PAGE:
Background: Although heavy smoking has been associated with impulsivity in humans, it is not clear whether poor impulse control represents a risk factor in the etiology of nicotine dependence.
Methods: To address this issue, rats were selected on the basis of individual differences in impulsivity in the delayed reward task (impulsive choice) and the 5-choice serial reaction time task (impulsive action). Subsequently, rats were subjected to a nicotine self-administration (SA) paradigm tailored to measure the motivational properties of nicotine and nicotine-associated stimuli. In separate groups, differences in electrically evoked dopamine release in slice preparations obtained from several mesolimbic brain regions were determined.
Results: Impulsive action was associated with an enhanced motivation to initiate and maintain nicotine SA. In contrast, impulsive choice predicted a diminished ability to inhibit nicotine seeking during abstinence and an enhanced vulnerability to relapse upon re-exposure to nicotine cues. Impulsive action was associated with reduced dopamine release in the accumbens core and impulsive choice with reduced dopamine release in accumbens core, shell, and medial prefrontal cortex.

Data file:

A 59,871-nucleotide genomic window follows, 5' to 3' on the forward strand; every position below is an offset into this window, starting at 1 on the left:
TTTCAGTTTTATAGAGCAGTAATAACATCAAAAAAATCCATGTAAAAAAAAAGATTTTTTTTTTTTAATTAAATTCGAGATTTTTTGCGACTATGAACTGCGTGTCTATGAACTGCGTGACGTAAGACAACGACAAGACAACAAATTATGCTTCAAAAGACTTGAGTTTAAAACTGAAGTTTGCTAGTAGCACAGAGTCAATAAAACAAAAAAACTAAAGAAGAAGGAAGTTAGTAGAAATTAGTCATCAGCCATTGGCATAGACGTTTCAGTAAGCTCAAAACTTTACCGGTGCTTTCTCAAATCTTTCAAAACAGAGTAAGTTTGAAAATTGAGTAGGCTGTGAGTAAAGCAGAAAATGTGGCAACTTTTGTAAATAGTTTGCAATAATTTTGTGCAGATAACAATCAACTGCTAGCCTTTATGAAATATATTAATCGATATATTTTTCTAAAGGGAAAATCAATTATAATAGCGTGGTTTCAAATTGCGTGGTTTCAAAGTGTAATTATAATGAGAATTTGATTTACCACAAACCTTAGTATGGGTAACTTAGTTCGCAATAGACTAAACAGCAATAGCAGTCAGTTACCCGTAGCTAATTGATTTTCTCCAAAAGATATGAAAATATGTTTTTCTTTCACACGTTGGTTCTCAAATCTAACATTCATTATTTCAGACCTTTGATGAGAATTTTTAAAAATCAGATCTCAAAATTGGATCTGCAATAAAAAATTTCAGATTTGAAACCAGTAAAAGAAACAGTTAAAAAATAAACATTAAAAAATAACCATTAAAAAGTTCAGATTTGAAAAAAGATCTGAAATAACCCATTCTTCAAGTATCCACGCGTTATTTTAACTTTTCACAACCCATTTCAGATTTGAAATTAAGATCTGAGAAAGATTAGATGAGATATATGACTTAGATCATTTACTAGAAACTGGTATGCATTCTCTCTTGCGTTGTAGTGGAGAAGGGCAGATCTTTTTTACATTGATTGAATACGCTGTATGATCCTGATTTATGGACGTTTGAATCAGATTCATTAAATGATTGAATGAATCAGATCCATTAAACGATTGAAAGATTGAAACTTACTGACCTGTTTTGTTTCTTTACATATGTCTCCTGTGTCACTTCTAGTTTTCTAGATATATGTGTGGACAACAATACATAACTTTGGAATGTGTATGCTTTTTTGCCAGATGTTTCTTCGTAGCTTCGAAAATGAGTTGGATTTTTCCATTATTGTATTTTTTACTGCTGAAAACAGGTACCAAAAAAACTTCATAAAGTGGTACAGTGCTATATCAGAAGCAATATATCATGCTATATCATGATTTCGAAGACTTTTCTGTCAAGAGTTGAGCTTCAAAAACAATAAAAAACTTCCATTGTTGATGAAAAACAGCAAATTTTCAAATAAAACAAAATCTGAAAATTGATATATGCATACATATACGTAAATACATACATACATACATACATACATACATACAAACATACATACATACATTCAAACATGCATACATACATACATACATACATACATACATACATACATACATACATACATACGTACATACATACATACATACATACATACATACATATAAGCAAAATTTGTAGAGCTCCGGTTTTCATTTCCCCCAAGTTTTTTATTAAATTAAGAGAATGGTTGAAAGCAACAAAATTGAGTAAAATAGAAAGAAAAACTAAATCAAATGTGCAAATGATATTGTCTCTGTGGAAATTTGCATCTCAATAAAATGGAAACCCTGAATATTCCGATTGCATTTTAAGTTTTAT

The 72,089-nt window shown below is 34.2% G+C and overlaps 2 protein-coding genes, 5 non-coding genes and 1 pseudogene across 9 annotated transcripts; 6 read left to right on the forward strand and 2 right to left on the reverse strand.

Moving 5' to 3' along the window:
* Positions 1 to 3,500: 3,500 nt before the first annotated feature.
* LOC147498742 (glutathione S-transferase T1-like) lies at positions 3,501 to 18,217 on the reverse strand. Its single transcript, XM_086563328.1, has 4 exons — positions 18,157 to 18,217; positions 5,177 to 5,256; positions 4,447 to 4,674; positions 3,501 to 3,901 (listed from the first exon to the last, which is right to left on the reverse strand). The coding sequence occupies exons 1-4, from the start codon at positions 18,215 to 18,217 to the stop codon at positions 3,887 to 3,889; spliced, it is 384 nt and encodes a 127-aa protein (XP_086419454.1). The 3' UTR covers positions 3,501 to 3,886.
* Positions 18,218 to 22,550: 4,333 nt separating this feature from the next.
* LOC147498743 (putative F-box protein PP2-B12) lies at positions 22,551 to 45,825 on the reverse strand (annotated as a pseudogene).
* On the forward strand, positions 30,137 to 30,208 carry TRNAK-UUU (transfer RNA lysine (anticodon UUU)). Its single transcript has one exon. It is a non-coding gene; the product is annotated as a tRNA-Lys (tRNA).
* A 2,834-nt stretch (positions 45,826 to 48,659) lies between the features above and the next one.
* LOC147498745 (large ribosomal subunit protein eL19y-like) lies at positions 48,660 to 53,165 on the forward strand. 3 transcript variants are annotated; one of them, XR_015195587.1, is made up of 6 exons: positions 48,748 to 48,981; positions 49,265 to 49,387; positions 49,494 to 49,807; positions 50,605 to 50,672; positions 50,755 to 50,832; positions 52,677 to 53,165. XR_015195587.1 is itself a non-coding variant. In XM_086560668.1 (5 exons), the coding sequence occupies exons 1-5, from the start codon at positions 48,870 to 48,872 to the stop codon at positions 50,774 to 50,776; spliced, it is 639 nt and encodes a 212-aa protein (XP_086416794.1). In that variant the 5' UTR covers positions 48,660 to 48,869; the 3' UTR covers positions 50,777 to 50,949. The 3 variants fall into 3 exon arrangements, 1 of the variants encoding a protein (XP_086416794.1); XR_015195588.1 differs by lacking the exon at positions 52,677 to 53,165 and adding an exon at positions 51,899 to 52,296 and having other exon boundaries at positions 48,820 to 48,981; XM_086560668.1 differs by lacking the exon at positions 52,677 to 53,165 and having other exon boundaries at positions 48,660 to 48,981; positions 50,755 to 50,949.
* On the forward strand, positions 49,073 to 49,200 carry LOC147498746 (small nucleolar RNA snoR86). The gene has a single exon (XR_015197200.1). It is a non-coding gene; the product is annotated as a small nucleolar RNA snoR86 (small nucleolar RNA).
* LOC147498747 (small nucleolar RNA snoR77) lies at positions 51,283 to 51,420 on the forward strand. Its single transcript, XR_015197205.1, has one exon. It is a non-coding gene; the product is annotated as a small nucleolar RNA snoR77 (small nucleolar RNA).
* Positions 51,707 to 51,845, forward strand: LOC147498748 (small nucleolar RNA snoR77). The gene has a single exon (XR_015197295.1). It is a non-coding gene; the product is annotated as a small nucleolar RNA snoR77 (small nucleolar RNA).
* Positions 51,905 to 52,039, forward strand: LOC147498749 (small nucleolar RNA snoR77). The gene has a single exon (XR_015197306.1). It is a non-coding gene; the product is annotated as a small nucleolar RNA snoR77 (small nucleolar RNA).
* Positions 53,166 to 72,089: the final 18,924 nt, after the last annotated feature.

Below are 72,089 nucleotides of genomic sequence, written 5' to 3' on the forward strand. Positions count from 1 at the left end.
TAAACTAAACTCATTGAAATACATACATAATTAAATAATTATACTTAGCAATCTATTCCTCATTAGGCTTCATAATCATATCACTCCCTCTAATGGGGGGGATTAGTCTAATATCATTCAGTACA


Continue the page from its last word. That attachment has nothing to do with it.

Conclusions: The strong association between sub-dimensions of impulsivity and nicotine SA implies that interventions aimed to improve impulse control might help to reduce susceptibility to nicotine dependence and/or lead to successful smoking cessation.